- My NYPL
Tools and Services
- Using the Library
I am a...
- Classes & Events
- Support the Library
Stuff for the Teen Age
The Boyfriend List: A Review
The whole mess started with Finn. But it started a while ago. Before Finn was all cute and tall and athletic. Well, technically it might have had more to do with Kim. But Finn is definitely involved. So is Jackson. And his four ceramic frogs. Tommy Hazard, as usual, is blameless. Angelo and Noel aren’t really involved. But they might have helped make everything worse. When it’s all said and done Nora, Cricket and Meghan are all not speaking to her. Kim isn’t either but that isn’t really a surprise.
And that’s almost all before fifteen-year-old Ruby Oliver starts having panic attacks that lead to her eleven shrink appointments.
The first step in stopping the panic attacks is probably understanding what happened. Which requires looking at how things started (with Finn, obviously) and where they wound up (losing her best friend Kim, again duh). And a good way to figure things out is by making lists, right?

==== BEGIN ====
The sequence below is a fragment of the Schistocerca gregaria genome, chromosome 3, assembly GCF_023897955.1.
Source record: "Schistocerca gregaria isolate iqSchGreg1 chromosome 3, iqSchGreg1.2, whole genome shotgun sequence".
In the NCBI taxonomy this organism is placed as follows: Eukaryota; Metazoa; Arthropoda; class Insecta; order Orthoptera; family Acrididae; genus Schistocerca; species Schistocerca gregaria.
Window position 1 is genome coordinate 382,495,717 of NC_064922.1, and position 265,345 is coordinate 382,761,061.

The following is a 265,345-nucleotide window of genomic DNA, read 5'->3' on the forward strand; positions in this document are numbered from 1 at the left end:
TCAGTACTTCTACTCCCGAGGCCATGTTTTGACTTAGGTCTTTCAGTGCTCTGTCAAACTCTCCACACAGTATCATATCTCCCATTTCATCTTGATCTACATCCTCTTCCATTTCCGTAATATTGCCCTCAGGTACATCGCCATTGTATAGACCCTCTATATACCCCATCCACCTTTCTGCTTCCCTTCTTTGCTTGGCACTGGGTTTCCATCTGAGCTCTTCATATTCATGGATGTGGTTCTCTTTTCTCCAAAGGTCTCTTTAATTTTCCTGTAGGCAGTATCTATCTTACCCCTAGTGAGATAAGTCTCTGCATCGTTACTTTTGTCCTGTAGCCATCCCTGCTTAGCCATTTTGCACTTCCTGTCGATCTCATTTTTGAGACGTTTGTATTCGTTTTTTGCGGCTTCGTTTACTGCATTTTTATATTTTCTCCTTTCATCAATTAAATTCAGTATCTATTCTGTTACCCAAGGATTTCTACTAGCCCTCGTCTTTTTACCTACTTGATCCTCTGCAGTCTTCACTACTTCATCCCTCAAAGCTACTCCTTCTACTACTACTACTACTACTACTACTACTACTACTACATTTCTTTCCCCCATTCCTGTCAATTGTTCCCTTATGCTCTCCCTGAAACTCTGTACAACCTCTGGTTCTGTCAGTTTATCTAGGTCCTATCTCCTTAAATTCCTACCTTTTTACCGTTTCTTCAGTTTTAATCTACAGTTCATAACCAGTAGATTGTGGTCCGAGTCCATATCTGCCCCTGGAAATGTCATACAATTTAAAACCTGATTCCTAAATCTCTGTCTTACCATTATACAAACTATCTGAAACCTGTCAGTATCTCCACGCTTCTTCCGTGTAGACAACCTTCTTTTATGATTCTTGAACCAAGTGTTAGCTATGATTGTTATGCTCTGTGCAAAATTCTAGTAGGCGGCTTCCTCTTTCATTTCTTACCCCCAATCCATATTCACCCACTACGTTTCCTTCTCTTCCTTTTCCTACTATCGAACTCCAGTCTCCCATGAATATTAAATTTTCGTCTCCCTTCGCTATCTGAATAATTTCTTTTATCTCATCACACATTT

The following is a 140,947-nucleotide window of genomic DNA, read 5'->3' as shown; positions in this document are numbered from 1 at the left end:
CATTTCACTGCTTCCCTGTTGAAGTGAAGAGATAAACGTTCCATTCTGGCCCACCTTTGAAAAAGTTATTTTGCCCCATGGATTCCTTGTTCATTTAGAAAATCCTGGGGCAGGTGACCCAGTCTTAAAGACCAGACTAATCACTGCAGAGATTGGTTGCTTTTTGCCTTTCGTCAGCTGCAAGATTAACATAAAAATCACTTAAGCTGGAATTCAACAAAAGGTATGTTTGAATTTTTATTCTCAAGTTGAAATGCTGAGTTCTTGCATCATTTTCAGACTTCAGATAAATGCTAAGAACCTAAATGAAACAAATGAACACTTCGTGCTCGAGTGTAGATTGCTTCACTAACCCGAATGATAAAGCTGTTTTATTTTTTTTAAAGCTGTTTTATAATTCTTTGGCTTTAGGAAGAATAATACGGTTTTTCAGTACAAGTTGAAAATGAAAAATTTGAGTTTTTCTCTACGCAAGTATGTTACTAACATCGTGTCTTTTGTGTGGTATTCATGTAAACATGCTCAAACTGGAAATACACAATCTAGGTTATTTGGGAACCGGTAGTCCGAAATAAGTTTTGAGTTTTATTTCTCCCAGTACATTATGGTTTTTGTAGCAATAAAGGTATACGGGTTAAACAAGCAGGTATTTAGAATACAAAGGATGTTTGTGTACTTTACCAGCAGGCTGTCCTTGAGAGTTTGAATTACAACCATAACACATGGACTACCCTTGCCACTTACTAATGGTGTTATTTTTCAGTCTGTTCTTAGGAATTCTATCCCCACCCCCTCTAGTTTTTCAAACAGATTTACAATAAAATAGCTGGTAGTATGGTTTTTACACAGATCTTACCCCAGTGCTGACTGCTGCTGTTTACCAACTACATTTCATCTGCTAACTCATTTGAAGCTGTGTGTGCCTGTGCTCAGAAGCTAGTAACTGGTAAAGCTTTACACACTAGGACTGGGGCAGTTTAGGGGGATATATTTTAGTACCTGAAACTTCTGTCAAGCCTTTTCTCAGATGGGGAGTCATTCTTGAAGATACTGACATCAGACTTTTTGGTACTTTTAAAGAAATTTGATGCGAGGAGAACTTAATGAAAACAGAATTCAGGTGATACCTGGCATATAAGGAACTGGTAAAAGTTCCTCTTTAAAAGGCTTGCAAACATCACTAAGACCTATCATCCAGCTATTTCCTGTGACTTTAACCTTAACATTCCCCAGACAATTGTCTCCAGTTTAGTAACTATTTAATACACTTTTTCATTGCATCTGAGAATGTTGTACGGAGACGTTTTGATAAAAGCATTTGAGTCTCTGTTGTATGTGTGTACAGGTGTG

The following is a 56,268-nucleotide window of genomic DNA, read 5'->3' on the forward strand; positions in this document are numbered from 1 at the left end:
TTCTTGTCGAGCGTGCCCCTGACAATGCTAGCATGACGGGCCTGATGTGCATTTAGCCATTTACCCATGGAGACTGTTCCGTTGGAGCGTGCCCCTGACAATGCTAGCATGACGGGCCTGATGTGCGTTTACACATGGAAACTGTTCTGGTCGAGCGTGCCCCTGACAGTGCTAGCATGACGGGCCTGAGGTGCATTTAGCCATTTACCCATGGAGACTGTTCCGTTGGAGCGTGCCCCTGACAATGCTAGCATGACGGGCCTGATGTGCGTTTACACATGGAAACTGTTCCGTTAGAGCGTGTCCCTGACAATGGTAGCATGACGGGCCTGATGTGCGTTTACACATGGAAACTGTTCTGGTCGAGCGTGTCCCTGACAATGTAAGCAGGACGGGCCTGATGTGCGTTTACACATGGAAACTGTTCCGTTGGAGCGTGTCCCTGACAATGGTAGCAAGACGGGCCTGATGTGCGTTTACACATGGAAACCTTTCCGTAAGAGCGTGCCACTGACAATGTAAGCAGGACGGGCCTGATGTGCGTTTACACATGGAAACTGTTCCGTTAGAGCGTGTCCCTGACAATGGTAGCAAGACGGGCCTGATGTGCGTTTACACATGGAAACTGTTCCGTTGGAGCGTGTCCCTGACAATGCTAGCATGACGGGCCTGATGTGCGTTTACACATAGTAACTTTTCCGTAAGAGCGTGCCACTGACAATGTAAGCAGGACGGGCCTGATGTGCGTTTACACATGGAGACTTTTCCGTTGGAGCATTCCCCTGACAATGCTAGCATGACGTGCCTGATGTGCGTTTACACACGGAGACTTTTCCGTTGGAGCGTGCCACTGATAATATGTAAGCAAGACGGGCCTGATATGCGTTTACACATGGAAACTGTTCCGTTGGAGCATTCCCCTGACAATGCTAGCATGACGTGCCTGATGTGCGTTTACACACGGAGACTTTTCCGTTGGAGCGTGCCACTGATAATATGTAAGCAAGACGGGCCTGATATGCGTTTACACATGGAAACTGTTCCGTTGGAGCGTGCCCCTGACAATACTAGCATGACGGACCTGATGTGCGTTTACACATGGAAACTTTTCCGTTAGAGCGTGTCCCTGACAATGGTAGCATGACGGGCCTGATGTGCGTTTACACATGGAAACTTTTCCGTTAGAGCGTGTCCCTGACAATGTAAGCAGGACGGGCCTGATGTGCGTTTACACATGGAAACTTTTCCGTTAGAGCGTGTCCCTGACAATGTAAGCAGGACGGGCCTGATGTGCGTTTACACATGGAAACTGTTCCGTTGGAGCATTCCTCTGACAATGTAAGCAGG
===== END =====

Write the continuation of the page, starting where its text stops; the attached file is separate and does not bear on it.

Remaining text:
It’s not like one list could make Ruby’s life even worse by ruining her reputation and making her a social outcast. Right?
Wrong. One list can actually make Ruby’s life even worse by ruining her reputation and making her a social outcast in The Boyfriend List: 15 Guys, 11 Shrink Appointments, 4 Ceramic Frogs and Me, Ruby Oliver (2005) by E. Lockhart.
The Boyfriend List is the first book in E. Lockhart’s Ruby Oliver series.
Deceptively slim at 229 pages (paperback), The Boyfriend List is a complex story told out of chronological order. While Ruby’s life is essentially falling apart around her she also starts seeing Dr. Z and looking at her past interactions with boys to see what, exactly, happened. Lockhart moves seamlessly through distant and near past as she moves the story toward Ruby’s immediate present (the point from which she is narrating).
The resulting story is satisfyingly complex while still being straightforward. Despite what the title might suggest, this isn’t a book about boys. It’s about friendships and social interaction. And, okay, yes it’s also about boys. Lockhart brings humor and compassion to a book that is simultaneously zany and deeply authentic. Even more impressive: She does it all while creating a convincing cast of oddballs, smarties, and other likely suspects who are all fun to read about–even if some of them might be jerks (like Jackson). All in all a delightful book.
Ruby’s adventures continue in The Boy Book.